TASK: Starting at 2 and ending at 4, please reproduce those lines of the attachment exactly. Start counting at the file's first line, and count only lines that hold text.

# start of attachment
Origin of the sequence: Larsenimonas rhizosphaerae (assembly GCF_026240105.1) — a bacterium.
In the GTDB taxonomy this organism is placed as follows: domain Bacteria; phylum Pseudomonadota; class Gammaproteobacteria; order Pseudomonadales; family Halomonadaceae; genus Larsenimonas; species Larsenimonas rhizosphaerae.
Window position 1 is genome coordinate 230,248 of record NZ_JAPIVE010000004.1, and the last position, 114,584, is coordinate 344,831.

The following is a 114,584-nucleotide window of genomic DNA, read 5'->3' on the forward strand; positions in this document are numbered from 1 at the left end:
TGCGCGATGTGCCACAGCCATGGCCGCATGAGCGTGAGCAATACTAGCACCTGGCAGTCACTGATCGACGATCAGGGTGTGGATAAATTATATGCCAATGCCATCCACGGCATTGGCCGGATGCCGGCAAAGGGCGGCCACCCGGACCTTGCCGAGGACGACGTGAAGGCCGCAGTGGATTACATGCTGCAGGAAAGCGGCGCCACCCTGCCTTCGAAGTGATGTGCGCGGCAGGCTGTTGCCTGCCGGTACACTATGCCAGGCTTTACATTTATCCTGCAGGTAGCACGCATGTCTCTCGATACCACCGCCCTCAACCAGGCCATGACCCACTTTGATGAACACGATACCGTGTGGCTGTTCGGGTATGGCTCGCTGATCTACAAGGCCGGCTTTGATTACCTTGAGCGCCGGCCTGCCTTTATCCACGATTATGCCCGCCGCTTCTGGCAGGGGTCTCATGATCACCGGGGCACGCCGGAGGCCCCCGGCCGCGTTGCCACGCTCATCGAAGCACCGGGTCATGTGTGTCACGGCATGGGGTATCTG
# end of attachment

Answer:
In the GTDB taxonomy this organism is placed as follows: domain Bacteria; phylum Pseudomonadota; class Gammaproteobacteria; order Pseudomonadales; family Halomonadaceae; genus Larsenimonas; species Larsenimonas rhizosphaerae.
Window position 1 is genome coordinate 230,248 of record NZ_JAPIVE010000004.1, and the last position, 114,584, is coordinate 344,831.

The following is a 114,584-nucleotide window of genomic DNA, read 5'->3' on the forward strand; positions in this document are numbered from 1 at the left end: